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My Butt Is Sore After a Workout With a Leg Press

author image Stan Mack
Stan Mack is a business writer specializing in finance, business ethics and human resources. His work has appeared in the online editions of the "Houston Chronicle" and "USA Today," among other outlets. Mack studied philosophy and economics at the University of Memphis.
My Butt Is Sore After a Workout With a Leg Press
Always use proper form on the leg press machine. Photo Credit: Ibrakovic/iStock/GettyImages

Leg presses are a go-to for building muscles in your legs and buttocks. Specifically, the exercise develops your hamstrings, quadriceps and gluteus maximus, or glutes. Your glutes are large muscle groups that contribute to the shape of your buttocks.

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Leg presses are effective, so expect some soreness after your workouts. If you are new to exercise, particularly strength training, or used a weight that's far heavier than usual, you're likely aching for the next few days.

Read more: Muscles Involved in a Leg Press

What Soreness Means

The dull pain you feel in your buttocks after performing leg presses might be due to delayed-onset muscle soreness, or DOMS. Exercise tears your muscle fibers. This stress, combined with the increased circulation and cell activity required to heal it, makes you feel achy and sore — so sitting may even be a challenge.

Your body repairs the tears and adds extra muscle tissue, leaving you stronger than before your workout. If you’re just starting an exercise program, chances are you'll experience significant post-workout soreness. If the pain is severe and accompanied by redness or swelling, discuss your symptoms with your doctor to determine if you’ve torn or otherwise damaged a muscle.

Soreness Symptoms

The pain in your buttocks might begin 12 to 48 hours after the workout that included leg presses. It might fade within the next day or last for a week. A massage soothes some people, but stretching won’t ease the pain of sore muscles.

Even though the soreness makes you want to sit still, choose movement. A heavy lifting session with repeats of the leg press isn't the answer. But, walking, cycling or another light cardio movement that flushes out the muscles of your butt and legs is warranted.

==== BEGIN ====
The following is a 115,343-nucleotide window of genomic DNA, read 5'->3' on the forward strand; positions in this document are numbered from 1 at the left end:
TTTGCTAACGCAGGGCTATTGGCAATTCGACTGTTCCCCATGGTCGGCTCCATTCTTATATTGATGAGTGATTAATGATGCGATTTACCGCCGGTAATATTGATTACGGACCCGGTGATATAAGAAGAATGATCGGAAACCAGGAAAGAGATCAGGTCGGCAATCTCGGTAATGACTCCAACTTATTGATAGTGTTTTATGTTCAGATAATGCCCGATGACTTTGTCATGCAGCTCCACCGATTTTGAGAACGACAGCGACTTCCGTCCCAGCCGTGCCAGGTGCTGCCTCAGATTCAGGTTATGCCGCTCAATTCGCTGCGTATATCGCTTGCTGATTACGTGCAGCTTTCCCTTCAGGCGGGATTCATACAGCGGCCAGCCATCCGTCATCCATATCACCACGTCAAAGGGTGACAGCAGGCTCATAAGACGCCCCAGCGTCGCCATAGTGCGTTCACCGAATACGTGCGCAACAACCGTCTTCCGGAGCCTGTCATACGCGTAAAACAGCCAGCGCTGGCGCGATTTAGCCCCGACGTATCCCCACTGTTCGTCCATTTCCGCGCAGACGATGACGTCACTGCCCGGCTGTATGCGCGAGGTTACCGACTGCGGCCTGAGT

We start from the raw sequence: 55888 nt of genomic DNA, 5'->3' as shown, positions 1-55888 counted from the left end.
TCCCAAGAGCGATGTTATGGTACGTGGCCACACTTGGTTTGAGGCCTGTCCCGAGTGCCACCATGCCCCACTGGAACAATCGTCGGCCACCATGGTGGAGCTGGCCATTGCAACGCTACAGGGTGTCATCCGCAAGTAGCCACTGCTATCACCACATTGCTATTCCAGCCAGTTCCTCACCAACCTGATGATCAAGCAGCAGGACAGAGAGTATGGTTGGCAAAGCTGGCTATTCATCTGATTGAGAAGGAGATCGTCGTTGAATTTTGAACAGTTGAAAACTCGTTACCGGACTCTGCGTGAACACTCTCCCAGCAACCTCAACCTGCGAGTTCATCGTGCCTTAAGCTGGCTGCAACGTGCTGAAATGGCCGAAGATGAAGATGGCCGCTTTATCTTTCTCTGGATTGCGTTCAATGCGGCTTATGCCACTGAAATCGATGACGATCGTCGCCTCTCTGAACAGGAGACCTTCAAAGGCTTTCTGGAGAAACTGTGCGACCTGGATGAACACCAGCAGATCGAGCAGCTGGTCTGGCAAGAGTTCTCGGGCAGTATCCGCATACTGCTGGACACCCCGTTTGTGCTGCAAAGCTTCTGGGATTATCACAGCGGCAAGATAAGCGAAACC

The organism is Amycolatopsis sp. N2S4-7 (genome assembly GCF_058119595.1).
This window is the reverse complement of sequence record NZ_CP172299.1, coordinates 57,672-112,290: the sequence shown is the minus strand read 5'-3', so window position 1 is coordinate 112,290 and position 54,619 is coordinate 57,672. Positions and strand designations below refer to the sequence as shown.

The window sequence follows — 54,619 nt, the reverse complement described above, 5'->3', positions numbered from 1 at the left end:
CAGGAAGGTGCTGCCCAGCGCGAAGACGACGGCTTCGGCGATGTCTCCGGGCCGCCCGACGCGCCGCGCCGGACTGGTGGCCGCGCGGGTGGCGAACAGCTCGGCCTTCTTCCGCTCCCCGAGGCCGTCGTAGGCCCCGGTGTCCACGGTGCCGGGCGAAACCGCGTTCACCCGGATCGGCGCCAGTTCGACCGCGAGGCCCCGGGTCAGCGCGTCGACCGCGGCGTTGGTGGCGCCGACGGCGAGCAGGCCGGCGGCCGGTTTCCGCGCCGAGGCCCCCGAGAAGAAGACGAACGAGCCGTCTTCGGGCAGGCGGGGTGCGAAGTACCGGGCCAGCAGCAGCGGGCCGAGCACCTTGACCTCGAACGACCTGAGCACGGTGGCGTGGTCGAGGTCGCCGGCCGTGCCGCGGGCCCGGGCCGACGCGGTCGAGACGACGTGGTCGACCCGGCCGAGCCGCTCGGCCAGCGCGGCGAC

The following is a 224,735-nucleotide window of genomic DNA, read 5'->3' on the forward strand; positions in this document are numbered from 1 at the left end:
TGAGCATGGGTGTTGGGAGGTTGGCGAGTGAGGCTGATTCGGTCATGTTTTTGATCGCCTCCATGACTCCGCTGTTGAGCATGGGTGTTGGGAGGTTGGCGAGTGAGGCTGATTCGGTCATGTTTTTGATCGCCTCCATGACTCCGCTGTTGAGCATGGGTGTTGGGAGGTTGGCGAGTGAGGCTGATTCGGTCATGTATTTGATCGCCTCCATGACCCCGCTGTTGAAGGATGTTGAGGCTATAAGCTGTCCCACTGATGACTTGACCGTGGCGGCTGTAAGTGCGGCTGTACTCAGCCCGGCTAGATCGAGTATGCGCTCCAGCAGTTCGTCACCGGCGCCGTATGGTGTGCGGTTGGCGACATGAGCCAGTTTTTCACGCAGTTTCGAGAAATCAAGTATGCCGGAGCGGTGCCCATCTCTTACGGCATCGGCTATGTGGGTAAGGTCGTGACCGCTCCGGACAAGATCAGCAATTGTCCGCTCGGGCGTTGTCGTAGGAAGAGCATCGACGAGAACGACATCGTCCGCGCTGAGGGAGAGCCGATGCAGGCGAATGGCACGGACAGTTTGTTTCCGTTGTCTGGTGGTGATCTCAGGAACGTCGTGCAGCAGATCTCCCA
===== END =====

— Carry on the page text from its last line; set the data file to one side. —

The leg press effectively trains your lower body.
The leg press effectively trains your lower body. Photo Credit: LUNAMARINA/iStock/Getty Images

Prevention and Treatment

Allow your body at least 48 hours between resistance workouts to rest and rebuild. Wait to perform the leg press until the soreness has mostly subsided. The key to minimizing post-workout soreness is regular moderate exercise. Increase the intensity of your workout sessions gradually. Start with light weights to ensure you don’t overwork your muscles and allow adequate rest between workouts.

Before doing the leg presses, warm up with some light cardio and dynamic stretches such as lunges. After your workout, lengthen your muscles with some static stretches. If you exercise regularly, incorporating leg presses and a wide variety of other exercises, your physique will develop. Eventually, only intense workouts will cause significant soreness.

Read more: Is the Leg Press a Good Machine to Use?

Expert Insight

If you’re new to exercise, hire a personal trainer to help you perfect your leg press form. Many varieties of the exercise exist, including stand-up and seated versions. Choosing a different form of leg presses might provide adequate exercise with less ensuing soreness.

If you experience shooting or severe pain during your workout, stop immediately and talk to your doctor.

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